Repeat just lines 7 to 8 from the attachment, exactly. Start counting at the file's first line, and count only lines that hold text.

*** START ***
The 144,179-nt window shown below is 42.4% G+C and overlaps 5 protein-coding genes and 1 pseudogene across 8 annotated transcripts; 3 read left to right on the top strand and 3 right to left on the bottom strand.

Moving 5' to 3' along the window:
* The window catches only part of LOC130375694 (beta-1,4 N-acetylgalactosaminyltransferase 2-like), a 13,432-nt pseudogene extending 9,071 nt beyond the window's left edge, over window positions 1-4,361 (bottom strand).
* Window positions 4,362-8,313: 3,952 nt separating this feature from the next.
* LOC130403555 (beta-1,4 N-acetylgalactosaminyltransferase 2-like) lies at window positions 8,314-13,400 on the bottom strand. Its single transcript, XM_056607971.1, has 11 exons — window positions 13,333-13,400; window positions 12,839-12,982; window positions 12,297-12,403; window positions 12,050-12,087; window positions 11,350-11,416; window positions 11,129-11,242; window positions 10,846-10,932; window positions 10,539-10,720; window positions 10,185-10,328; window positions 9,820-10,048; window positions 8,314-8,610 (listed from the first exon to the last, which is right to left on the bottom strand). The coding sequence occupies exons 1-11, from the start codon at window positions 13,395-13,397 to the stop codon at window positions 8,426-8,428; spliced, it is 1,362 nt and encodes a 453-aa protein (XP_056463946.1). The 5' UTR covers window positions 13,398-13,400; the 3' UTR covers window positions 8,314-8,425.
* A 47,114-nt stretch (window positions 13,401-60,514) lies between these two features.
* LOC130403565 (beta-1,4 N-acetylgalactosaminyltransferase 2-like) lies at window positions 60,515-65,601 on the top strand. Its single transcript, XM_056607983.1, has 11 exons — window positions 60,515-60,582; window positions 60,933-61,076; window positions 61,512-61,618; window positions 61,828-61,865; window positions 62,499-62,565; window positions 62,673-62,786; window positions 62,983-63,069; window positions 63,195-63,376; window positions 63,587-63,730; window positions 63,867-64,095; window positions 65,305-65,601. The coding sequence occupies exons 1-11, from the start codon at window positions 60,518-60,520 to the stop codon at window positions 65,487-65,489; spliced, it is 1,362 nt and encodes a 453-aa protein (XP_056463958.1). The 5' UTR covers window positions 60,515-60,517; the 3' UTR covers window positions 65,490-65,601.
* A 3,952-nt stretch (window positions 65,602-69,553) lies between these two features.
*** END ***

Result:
* LOC130403565 (beta-1,4 N-acetylgalactosaminyltransferase 2-like) lies at window positions 60,515-65,601 on the top strand. Its single transcript, XM_056607983.1, has 11 exons — window positions 60,515-60,582; window positions 60,933-61,076; window positions 61,512-61,618; window positions 61,828-61,865; window positions 62,499-62,565; window positions 62,673-62,786; window positions 62,983-63,069; window positions 63,195-63,376; window positions 63,587-63,730; window positions 63,867-64,095; window positions 65,305-65,601. The coding sequence occupies exons 1-11, from the start codon at window positions 60,518-60,520 to the stop codon at window positions 65,487-65,489; spliced, it is 1,362 nt and encodes a 453-aa protein (XP_056463958.1). The 5' UTR covers window positions 60,515-60,517; the 3' UTR covers window positions 65,490-65,601.
* A 3,952-nt stretch (window positions 65,602-69,553) lies between these two features.